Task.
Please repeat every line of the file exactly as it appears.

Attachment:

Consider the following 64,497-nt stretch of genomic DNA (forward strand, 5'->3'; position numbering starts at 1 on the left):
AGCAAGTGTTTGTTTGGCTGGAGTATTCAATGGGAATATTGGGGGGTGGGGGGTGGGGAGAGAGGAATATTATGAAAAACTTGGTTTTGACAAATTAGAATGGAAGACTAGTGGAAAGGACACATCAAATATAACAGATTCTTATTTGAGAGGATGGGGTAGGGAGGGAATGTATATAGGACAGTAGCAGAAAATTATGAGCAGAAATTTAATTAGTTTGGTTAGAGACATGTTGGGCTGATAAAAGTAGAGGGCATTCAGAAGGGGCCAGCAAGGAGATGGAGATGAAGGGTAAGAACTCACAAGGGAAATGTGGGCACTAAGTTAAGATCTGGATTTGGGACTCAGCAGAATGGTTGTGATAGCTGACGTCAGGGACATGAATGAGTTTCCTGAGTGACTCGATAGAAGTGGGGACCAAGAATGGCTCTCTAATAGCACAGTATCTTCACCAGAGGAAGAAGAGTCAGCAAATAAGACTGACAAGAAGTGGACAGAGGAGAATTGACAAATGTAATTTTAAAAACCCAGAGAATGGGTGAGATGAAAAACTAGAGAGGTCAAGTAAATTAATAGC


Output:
Consider the following 64,497-nt stretch of genomic DNA (forward strand, 5'->3'; position numbering starts at 1 on the left):
AGCAAGTGTTTGTTTGGCTGGAGTATTCAATGGGAATATTGGGGGGTGGGGGGTGGGGAGAGAGGAATATTATGAAAAACTTGGTTTTGACAAATTAGAATGGAAGACTAGTGGAAAGGACACATCAAATATAACAGATTCTTATTTGAGAGGATGGGGTAGGGAGGGAATGTATATAGGACAGTAGCAGAAAATTATGAGCAGAAATTTAATTAGTTTGGTTAGAGACATGTTGGGCTGATAAAAGTAGAGGGCATTCAGAAGGGGCCAGCAAGGAGATGGAGATGAAGGGTAAGAACTCACAAGGGAAATGTGGGCACTAAGTTAAGATCTGGATTTGGGACTCAGCAGAATGGTTGTGATAGCTGACGTCAGGGACATGAATGAGTTTCCTGAGTGACTCGATAGAAGTGGGGACCAAGAATGGCTCTCTAATAGCACAGTATCTTCACCAGAGGAAGAAGAGTCAGCAAATAAGACTGACAAGAAGTGGACAGAGGAGAATTGACAAATGTAATTTTAAAAACCCAGAGAATGGGTGAGATGAAAAACTAGAGAGGTCAAGTAAATTAATAGC